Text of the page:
LinkedIn Leak: 500 Million Accounts Compromised


On Tuesday it was Facebook, and last night it was LinkedIn’s turn to suffer a data breach of sorts. The reason we say “of sorts” is because the information wasn’t exactly hacked, it was scraped. But what is scraping, exactly?

We also take this opportunity to remind you of the importance of strong password security.

Info was already available

In LinkedIn’s statement, the business-oriented social media platform explained that “no private member account data from LinkedIn was included”. That means the scraped data only includes information you’d be able to see on someone’s public page.

The black-hat hacker behind the attack has put this database of around 500 million accounts up for sale while leaking some 2 million as proof. The four-digit price referred is presumed to be Bitcoin, with details including full names, e-mail addresses, phone numbers, workplace information, and more.

So, while it’s reassuring that LinkedIn’s safety software held up, it’s not much comfort for people whose data is being sold online. LinkedIn also hasn’t indicated if they will be telling users whether their data has been compromised.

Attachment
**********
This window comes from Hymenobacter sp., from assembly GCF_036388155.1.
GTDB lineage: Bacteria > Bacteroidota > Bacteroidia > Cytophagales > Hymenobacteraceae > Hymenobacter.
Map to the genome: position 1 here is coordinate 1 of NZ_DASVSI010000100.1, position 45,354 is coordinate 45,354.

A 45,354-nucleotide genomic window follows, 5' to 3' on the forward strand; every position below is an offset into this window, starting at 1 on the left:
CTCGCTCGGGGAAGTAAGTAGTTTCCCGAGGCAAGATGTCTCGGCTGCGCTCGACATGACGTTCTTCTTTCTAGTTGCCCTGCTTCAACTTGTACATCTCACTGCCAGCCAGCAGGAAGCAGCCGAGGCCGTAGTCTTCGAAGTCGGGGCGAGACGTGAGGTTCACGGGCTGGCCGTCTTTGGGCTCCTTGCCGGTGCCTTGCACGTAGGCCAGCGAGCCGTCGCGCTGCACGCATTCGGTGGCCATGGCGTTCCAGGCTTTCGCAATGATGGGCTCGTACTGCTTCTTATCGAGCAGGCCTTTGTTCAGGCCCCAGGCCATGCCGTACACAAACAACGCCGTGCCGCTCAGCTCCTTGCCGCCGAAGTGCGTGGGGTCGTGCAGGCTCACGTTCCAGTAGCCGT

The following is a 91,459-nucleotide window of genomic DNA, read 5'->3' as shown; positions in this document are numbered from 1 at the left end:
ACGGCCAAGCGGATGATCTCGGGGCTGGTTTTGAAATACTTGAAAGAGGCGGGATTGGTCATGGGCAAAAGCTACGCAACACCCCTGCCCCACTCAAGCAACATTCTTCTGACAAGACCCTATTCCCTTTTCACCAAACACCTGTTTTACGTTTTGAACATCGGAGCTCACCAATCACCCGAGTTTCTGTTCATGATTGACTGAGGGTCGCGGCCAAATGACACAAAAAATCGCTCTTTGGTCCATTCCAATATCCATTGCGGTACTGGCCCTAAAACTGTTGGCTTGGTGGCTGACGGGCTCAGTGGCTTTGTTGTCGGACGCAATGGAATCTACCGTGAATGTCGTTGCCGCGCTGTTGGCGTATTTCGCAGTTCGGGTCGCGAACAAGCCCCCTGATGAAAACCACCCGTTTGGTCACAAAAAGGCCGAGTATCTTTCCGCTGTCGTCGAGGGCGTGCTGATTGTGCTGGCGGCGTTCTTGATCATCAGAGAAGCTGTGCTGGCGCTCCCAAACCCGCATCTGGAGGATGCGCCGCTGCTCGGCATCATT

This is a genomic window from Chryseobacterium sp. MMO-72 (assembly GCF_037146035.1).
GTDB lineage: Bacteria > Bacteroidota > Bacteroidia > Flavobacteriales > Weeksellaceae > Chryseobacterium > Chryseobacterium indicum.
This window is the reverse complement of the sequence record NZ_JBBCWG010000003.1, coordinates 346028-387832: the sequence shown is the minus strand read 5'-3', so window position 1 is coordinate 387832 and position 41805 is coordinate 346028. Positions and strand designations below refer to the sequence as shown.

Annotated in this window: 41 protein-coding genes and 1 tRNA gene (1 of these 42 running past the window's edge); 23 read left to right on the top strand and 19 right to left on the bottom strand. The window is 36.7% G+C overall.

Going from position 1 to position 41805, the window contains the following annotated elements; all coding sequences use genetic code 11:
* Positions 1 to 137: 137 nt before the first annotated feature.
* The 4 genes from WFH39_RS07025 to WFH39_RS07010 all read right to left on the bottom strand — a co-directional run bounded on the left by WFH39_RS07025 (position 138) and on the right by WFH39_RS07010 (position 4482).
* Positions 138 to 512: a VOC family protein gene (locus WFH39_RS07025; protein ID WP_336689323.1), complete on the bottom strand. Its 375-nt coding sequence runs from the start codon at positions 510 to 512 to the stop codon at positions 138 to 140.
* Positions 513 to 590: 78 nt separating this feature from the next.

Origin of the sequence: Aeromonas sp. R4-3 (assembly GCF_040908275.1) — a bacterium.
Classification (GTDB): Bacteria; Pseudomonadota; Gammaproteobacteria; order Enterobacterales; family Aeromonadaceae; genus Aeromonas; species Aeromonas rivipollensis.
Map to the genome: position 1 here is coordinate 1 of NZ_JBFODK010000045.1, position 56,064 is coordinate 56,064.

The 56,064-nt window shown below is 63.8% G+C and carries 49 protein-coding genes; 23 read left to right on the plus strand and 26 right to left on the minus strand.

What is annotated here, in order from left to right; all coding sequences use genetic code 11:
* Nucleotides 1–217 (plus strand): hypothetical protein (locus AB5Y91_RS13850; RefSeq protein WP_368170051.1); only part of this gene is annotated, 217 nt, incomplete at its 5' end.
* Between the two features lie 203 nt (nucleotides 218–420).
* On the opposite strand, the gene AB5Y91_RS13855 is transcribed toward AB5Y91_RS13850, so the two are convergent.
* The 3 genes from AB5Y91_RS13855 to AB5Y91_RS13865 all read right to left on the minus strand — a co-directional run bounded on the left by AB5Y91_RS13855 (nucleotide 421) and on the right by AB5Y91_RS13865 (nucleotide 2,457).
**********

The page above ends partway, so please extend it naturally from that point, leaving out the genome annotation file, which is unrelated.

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If you want to check that out for yourself, you can use this e-mail checker, which doesn’t collect any data whatsoever. Gadgets reiterates the importance of having strong passwords through a password manager, and only share details that are absolutely necessary.

Italy has also announced that they have opened investigations into the matter, especially since the country has one of the highest number of subscribers to LinkedIn in Europe. Affected users need to pay more attention than usual to any anomalies related to their phone number and their account.

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